How highly would you rate the importance of follow-up in sales?
For many organizations, it’s a crucial part of their strategy. We’re going to take a look at what it is, why it matters, and how to get it right.
What is a sales follow-up and why is it important?
Sales professionals know there’s more to successful sales than waiting for new customers to walk through the door or existing customers to come back spontaneously.
When you’re trying to convert either prospective customers or existing ones, having an effective follow-up strategy is key.
You can divide your sales follow-up targets into three broad categories.
First, the prospects. In other words, any potential customers whose customer needs align with your product.
Using cold calls to approach potential customers like this is a well-known outbound prospecting strategy, but it rarely gets results first time.
Second, there are your leads. These are potential customers who are engaging with you but haven’t yet made a purchase.
Finally, it’s vital not to forget your existing customers. Anyone who’s made a purchase from you before is worth a sales follow-up.
This type of sales follow-up can be done in a number of ways. Traditionally, this might mean phone calls to customers to try to whip up interest in new sales.
In the modern business world, some decision makers filter their calls using voicemail, so you might not actually get an opportunity to speak with them directly if you haven’t paved the way first.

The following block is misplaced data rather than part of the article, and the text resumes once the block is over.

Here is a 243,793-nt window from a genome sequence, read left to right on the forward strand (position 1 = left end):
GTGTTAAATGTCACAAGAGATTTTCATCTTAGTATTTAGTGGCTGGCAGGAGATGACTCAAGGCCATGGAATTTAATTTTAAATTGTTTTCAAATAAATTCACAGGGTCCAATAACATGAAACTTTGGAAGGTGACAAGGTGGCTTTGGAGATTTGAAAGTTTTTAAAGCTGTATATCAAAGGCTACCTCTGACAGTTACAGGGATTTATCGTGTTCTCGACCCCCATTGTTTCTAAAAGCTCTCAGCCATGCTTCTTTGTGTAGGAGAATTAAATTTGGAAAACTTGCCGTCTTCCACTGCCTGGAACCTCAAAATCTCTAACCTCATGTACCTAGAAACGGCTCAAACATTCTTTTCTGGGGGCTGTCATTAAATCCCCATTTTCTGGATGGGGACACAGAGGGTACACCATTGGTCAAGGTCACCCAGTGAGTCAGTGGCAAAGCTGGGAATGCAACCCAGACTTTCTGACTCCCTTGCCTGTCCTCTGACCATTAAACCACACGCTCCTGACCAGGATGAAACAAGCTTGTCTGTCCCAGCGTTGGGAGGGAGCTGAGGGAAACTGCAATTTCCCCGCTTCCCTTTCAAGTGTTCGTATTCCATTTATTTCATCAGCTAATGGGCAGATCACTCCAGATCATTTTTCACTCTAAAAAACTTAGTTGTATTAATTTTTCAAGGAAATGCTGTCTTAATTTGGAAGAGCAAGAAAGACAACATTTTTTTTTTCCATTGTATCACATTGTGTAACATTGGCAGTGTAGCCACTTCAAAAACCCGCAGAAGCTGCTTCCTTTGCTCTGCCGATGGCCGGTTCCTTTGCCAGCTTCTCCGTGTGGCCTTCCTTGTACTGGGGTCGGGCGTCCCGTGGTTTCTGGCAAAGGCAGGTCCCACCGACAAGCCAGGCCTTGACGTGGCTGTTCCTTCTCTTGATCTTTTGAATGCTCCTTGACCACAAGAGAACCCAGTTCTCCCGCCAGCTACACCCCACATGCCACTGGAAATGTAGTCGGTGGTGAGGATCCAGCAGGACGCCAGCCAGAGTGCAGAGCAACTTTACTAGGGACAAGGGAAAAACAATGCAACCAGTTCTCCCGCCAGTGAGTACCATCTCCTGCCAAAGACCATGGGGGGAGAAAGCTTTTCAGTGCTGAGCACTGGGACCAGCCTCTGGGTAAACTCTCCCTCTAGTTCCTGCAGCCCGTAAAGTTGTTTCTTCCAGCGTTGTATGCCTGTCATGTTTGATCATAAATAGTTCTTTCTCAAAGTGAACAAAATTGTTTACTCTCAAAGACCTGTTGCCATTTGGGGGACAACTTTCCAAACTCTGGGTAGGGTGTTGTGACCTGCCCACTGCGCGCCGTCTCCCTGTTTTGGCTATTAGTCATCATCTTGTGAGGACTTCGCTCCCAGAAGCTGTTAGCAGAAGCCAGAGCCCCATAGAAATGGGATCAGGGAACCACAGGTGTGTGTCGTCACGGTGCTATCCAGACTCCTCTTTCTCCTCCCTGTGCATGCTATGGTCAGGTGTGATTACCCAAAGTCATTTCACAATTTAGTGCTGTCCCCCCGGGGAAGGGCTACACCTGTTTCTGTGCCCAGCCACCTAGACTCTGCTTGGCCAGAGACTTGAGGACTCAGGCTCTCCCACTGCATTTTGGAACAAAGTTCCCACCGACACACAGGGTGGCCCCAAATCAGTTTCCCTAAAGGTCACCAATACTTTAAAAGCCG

It’s often a good idea to use alternative options as well, to build trust in the relationship.
Follow-up emails or even text messages can be just as effective as follow-up calls if executed well.
You could also connect with prospective customers on social media. A well-placed private message on LinkedIn can sometimes give your sales process a real boost.
Of course, you don’t want to be so zealous about follow-up that you start irritating the customer. That would be counterproductive.
But the truth is that most salespeople give up way too soon.
The importance of follow-up in sales can’t be overestimated.
According to Xant’s Sales Development Survey 2021 report, 81% of sales professionals make five or fewer follow-up attempts in response to inbound sales leads.
Most should have persevered, because the data shows that making seven or more contact attempts results in 15% more connections.